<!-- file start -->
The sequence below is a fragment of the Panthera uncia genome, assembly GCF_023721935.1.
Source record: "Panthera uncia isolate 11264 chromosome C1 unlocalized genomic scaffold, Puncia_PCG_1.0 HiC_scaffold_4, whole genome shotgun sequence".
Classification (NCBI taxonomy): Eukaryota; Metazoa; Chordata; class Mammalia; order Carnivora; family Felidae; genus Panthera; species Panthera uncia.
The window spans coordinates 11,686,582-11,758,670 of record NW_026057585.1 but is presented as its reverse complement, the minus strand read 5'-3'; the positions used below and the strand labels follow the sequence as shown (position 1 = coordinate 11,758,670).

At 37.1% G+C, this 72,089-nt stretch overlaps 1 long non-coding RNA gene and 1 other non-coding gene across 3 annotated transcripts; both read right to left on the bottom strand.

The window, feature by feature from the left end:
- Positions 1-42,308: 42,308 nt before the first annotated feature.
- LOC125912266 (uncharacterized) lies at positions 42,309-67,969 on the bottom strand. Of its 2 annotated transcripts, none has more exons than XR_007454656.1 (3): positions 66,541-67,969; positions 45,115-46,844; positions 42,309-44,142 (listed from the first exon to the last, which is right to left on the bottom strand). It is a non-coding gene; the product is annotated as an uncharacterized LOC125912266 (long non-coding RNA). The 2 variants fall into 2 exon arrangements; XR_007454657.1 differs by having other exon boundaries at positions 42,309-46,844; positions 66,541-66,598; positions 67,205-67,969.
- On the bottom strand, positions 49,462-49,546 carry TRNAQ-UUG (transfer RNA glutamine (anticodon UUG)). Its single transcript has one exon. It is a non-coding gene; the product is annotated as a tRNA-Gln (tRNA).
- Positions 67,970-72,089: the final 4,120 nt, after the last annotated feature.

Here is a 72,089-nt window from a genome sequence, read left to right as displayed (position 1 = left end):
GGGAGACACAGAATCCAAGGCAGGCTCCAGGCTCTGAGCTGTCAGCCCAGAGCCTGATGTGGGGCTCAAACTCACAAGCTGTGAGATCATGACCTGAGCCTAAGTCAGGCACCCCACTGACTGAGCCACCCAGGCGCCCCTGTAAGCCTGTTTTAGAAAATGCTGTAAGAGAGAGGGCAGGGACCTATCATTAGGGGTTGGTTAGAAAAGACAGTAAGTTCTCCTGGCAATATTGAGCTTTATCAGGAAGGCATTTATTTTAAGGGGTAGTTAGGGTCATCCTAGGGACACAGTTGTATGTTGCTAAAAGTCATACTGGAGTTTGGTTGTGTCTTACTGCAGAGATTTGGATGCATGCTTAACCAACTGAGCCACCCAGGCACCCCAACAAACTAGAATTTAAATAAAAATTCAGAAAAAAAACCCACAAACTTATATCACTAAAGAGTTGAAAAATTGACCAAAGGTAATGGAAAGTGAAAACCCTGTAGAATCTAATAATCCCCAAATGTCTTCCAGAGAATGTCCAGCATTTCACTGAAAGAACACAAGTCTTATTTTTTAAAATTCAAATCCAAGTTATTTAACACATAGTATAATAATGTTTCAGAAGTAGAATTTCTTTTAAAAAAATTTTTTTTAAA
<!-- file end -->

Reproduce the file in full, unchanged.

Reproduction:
The sequence below is a fragment of the Panthera uncia genome, assembly GCF_023721935.1.
Source record: "Panthera uncia isolate 11264 chromosome C1 unlocalized genomic scaffold, Puncia_PCG_1.0 HiC_scaffold_4, whole genome shotgun sequence".
Classification (NCBI taxonomy): Eukaryota; Metazoa; Chordata; class Mammalia; order Carnivora; family Felidae; genus Panthera; species Panthera uncia.
The window spans coordinates 11,686,582-11,758,670 of record NW_026057585.1 but is presented as its reverse complement, the minus strand read 5'-3'; the positions used below and the strand labels follow the sequence as shown (position 1 = coordinate 11,758,670).

At 37.1% G+C, this 72,089-nt stretch overlaps 1 long non-coding RNA gene and 1 other non-coding gene across 3 annotated transcripts; both read right to left on the bottom strand.

The window, feature by feature from the left end:
- Positions 1-42,308: 42,308 nt before the first annotated feature.
- LOC125912266 (uncharacterized) lies at positions 42,309-67,969 on the bottom strand. Of its 2 annotated transcripts, none has more exons than XR_007454656.1 (3): positions 66,541-67,969; positions 45,115-46,844; positions 42,309-44,142 (listed from the first exon to the last, which is right to left on the bottom strand). It is a non-coding gene; the product is annotated as an uncharacterized LOC125912266 (long non-coding RNA). The 2 variants fall into 2 exon arrangements; XR_007454657.1 differs by having other exon boundaries at positions 42,309-46,844; positions 66,541-66,598; positions 67,205-67,969.
- On the bottom strand, positions 49,462-49,546 carry TRNAQ-UUG (transfer RNA glutamine (anticodon UUG)). Its single transcript has one exon. It is a non-coding gene; the product is annotated as a tRNA-Gln (tRNA).
- Positions 67,970-72,089: the final 4,120 nt, after the last annotated feature.

Here is a 72,089-nt window from a genome sequence, read left to right as displayed (position 1 = left end):
GGGAGACACAGAATCCAAGGCAGGCTCCAGGCTCTGAGCTGTCAGCCCAGAGCCTGATGTGGGGCTCAAACTCACAAGCTGTGAGATCATGACCTGAGCCTAAGTCAGGCACCCCACTGACTGAGCCACCCAGGCGCCCCTGTAAGCCTGTTTTAGAAAATGCTGTAAGAGAGAGGGCAGGGACCTATCATTAGGGGTTGGTTAGAAAAGACAGTAAGTTCTCCTGGCAATATTGAGCTTTATCAGGAAGGCATTTATTTTAAGGGGTAGTTAGGGTCATCCTAGGGACACAGTTGTATGTTGCTAAAAGTCATACTGGAGTTTGGTTGTGTCTTACTGCAGAGATTTGGATGCATGCTTAACCAACTGAGCCACCCAGGCACCCCAACAAACTAGAATTTAAATAAAAATTCAGAAAAAAAACCCACAAACTTATATCACTAAAGAGTTGAAAAATTGACCAAAGGTAATGGAAAGTGAAAACCCTGTAGAATCTAATAATCCCCAAATGTCTTCCAGAGAATGTCCAGCATTTCACTGAAAGAACACAAGTCTTATTTTTTAAAATTCAAATCCAAGTTATTTAACACATAGTATAATAATGTTTCAGAAGTAGAATTTCTTTTAAAAAAATTTTTTTTAAA